Suppression hearing, plea agreements in court


GREENVILLE — Three people appeared in Darke County Common Pleas Court on Tuesday for a suppression hearing or to enter into a plea agreement. Judge Jonathan P. Hein presided.

Teddy Thorn, 29, of Greenville, appeared in court via video conference for a change of plea agreement. Thorn was originally indicted in January of this year on one count of unauthorized use of a vehicle, a fifth-degree felony. Thorn had allegedly been driving a vehicle he was allowed to borrow, but never returned. A plea agreement was reached between the defense and prosecutor to amend Thorn’s charge to attempted unauthorized use of a vehicle, a first-degree misdemeanor. Thorn pleaded guilty to the amended charge and was ordered to pay court costs and sentenced to 30 days in jail with 30 days credit. Having pleaded guilty a misdemeanor offense, Thorn was referred to the Darke County Municipal Court for further sanctions.

Hiram Roberts, 22, of West Milton, pleaded guilty to one count of attempted burglary, a fifth-degree felony. Roberts originally faced charges of burglary, domestic violence, assault, and driving under suspension, but accepted a plea deal from the state dropping the last three charges and amending the first to attempted burglary. Roberts was issued an OR bond from Darke County, but he is currently being held at the Miami County jail for other burglary charges against him. When he is released from jail, he is to immediately report to the Darke County probation department to receive further instruction on the community control sanctions that were issued.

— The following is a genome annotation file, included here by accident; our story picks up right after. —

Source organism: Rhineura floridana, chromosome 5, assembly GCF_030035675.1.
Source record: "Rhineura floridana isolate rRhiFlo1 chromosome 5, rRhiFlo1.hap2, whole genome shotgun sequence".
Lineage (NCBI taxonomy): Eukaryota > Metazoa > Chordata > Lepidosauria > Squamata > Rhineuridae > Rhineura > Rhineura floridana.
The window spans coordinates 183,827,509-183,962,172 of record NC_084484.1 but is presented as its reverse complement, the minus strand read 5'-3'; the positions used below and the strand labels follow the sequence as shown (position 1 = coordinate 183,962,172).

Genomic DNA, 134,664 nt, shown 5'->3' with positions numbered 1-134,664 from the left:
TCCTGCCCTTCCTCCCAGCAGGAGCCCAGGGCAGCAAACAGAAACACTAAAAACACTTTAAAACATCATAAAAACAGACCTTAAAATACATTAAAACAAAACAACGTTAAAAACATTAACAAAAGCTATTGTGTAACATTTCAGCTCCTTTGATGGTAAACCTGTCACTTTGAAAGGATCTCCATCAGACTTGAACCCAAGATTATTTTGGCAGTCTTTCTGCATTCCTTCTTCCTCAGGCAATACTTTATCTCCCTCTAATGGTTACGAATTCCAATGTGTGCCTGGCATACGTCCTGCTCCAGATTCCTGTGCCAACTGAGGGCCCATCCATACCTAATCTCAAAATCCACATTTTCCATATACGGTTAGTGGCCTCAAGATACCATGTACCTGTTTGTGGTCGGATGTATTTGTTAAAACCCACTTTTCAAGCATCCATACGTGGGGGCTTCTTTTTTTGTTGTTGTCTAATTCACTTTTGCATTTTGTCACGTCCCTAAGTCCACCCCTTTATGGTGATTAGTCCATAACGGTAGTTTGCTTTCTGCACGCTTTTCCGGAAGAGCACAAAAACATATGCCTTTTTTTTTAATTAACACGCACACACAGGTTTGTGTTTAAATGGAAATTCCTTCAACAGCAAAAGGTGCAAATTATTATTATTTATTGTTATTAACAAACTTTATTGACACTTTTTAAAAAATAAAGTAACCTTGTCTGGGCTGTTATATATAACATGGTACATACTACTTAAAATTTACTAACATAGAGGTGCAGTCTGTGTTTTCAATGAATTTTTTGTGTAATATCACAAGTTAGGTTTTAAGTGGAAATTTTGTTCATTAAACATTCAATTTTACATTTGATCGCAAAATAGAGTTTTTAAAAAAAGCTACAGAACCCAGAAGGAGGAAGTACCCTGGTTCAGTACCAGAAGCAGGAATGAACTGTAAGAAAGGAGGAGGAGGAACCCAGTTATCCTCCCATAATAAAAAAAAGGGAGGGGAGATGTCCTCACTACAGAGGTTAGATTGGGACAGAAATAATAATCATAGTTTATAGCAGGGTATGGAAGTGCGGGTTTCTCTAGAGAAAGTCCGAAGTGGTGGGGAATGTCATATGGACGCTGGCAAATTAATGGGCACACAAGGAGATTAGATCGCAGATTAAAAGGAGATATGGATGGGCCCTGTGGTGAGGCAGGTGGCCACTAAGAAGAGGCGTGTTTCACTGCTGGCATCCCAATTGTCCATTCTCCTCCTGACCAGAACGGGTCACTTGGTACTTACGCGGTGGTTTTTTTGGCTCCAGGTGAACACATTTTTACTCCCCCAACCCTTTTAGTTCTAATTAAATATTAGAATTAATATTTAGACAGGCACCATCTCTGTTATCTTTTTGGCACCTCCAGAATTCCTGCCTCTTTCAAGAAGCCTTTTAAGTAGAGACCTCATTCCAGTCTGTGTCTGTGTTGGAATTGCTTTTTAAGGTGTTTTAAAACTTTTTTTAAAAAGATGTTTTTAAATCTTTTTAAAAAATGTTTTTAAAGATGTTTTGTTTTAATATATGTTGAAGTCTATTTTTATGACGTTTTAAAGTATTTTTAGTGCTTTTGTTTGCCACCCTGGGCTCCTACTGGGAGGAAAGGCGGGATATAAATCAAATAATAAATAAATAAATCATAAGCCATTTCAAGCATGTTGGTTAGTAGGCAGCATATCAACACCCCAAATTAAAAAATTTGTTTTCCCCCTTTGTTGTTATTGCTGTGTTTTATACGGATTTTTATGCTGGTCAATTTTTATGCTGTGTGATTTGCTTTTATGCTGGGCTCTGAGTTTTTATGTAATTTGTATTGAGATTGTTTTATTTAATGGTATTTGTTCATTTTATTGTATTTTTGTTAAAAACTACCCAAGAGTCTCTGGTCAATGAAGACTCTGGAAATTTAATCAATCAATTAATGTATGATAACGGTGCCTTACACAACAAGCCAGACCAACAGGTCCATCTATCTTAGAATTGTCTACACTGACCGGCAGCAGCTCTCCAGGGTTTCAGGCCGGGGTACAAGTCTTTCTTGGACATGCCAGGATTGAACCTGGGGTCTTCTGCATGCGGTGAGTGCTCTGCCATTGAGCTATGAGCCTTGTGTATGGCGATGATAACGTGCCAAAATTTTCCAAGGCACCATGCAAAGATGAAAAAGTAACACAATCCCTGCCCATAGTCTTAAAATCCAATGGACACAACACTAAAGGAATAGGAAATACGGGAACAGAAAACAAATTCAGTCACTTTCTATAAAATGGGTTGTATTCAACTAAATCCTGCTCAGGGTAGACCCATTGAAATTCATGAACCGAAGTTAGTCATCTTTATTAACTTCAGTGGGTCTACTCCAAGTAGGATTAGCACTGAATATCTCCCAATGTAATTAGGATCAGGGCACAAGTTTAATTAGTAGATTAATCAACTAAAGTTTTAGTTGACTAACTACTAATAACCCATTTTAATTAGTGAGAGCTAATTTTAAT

Chad Robbins, 36, of Greenville, appeared in court for a suppression hearing. The hearing was in reference to charges against Robbins that cite illegal conveyance of drugs into a detention center and possession of methamphetamine. Both the defense and prosecutor took turns questioning the witness and Judge Hein indicated that he will issue a written decision in the near future. Robbins is currently released on an OR bond and, as of now, no future court appearances have been scheduled.



By Nathaniel Kubik

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